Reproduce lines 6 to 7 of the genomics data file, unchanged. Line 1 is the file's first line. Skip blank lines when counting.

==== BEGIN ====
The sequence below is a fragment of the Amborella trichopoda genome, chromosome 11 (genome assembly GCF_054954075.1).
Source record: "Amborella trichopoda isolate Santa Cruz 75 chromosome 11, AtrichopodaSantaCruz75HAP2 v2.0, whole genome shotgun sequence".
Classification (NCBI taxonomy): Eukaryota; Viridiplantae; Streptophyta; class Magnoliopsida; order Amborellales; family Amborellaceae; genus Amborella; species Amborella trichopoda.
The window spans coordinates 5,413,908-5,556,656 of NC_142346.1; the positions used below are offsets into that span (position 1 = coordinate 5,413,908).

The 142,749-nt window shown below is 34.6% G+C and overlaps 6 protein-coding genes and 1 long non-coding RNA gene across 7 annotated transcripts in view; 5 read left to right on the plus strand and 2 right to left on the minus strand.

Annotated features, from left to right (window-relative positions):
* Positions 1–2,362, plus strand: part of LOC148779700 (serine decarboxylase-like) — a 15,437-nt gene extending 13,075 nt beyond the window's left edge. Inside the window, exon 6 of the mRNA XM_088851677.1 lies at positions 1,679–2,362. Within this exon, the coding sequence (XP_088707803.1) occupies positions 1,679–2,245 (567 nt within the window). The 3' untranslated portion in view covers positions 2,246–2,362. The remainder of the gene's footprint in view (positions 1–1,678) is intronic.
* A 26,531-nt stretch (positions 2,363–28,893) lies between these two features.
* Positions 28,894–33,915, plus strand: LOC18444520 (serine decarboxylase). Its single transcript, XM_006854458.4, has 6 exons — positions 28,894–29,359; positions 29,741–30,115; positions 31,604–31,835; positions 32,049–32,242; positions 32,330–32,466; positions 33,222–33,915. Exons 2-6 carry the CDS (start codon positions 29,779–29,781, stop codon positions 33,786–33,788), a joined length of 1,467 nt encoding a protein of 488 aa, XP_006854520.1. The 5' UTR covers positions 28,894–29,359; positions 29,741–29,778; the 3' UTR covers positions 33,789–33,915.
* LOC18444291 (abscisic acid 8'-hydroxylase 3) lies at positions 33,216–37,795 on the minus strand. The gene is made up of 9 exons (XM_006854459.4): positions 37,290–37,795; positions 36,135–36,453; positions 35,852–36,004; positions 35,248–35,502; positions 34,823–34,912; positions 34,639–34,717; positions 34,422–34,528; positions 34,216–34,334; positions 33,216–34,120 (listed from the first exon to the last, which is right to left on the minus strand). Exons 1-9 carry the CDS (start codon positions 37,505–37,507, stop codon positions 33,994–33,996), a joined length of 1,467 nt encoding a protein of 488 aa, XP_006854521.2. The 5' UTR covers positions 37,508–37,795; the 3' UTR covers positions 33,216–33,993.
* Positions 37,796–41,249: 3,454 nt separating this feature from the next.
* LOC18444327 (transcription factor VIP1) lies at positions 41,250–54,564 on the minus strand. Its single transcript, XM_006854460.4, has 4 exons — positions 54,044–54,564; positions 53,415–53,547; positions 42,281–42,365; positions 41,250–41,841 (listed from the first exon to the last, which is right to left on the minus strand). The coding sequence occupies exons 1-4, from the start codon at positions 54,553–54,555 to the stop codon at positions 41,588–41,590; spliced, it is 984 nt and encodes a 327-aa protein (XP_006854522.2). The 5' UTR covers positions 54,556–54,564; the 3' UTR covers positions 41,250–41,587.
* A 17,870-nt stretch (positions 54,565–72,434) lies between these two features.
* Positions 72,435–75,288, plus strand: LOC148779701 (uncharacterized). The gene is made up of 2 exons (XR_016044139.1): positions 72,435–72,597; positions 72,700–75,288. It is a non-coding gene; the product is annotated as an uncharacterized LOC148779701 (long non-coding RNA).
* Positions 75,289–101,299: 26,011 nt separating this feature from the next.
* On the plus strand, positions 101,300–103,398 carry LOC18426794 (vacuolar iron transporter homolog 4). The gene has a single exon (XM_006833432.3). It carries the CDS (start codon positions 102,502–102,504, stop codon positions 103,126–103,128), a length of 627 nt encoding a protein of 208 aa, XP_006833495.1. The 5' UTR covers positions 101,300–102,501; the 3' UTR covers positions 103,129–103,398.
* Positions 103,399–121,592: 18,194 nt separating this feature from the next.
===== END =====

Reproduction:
Annotated features, from left to right (window-relative positions):
* Positions 1–2,362, plus strand: part of LOC148779700 (serine decarboxylase-like) — a 15,437-nt gene extending 13,075 nt beyond the window's left edge. Inside the window, exon 6 of the mRNA XM_088851677.1 lies at positions 1,679–2,362. Within this exon, the coding sequence (XP_088707803.1) occupies positions 1,679–2,245 (567 nt within the window). The 3' untranslated portion in view covers positions 2,246–2,362. The remainder of the gene's footprint in view (positions 1–1,678) is intronic.